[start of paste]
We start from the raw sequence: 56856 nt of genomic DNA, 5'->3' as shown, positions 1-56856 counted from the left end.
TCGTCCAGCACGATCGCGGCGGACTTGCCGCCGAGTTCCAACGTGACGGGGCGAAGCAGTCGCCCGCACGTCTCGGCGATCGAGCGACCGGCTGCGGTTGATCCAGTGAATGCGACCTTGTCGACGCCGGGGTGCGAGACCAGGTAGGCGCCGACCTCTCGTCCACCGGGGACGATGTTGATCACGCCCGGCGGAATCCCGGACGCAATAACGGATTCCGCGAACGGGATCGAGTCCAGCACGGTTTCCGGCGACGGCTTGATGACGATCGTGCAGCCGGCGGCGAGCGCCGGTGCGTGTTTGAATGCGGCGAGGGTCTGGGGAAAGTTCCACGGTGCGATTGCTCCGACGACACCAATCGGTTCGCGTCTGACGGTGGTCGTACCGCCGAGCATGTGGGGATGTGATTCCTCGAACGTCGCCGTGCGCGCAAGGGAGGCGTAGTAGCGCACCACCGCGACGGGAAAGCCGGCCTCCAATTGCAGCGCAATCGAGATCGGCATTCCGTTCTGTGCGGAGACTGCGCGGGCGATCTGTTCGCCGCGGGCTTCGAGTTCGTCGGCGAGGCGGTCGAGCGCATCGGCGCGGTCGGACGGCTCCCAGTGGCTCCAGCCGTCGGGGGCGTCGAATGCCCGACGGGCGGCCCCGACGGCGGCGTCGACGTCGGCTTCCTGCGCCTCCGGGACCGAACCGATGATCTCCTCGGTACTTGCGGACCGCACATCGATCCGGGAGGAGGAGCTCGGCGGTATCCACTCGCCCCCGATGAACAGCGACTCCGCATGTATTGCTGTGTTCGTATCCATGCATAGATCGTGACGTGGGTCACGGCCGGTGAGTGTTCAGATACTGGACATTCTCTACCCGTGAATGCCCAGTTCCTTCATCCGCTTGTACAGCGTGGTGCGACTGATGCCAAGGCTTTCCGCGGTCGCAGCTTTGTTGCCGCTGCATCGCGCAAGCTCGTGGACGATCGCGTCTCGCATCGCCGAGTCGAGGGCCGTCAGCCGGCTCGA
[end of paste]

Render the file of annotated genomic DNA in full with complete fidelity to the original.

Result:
We start from the raw sequence: 56856 nt of genomic DNA, 5'->3' as shown, positions 1-56856 counted from the left end.
TCGTCCAGCACGATCGCGGCGGACTTGCCGCCGAGTTCCAACGTGACGGGGCGAAGCAGTCGCCCGCACGTCTCGGCGATCGAGCGACCGGCTGCGGTTGATCCAGTGAATGCGACCTTGTCGACGCCGGGGTGCGAGACCAGGTAGGCGCCGACCTCTCGTCCACCGGGGACGATGTTGATCACGCCCGGCGGAATCCCGGACGCAATAACGGATTCCGCGAACGGGATCGAGTCCAGCACGGTTTCCGGCGACGGCTTGATGACGATCGTGCAGCCGGCGGCGAGCGCCGGTGCGTGTTTGAATGCGGCGAGGGTCTGGGGAAAGTTCCACGGTGCGATTGCTCCGACGACACCAATCGGTTCGCGTCTGACGGTGGTCGTACCGCCGAGCATGTGGGGATGTGATTCCTCGAACGTCGCCGTGCGCGCAAGGGAGGCGTAGTAGCGCACCACCGCGACGGGAAAGCCGGCCTCCAATTGCAGCGCAATCGAGATCGGCATTCCGTTCTGTGCGGAGACTGCGCGGGCGATCTGTTCGCCGCGGGCTTCGAGTTCGTCGGCGAGGCGGTCGAGCGCATCGGCGCGGTCGGACGGCTCCCAGTGGCTCCAGCCGTCGGGGGCGTCGAATGCCCGACGGGCGGCCCCGACGGCGGCGTCGACGTCGGCTTCCTGCGCCTCCGGGACCGAACCGATGATCTCCTCGGTACTTGCGGACCGCACATCGATCCGGGAGGAGGAGCTCGGCGGTATCCACTCGCCCCCGATGAACAGCGACTCCGCATGTATTGCTGTGTTCGTATCCATGCATAGATCGTGACGTGGGTCACGGCCGGTGAGTGTTCAGATACTGGACATTCTCTACCCGTGAATGCCCAGTTCCTTCATCCGCTTGTACAGCGTGGTGCGACTGATGCCAAGGCTTTCCGCGGTCGCAGCTTTGTTGCCGCTGCATCGCGCAAGCTCGTGGACGATCGCGTCTCGCATCGCCGAGTCGAGGGCCGTCAGCCGGCTCGA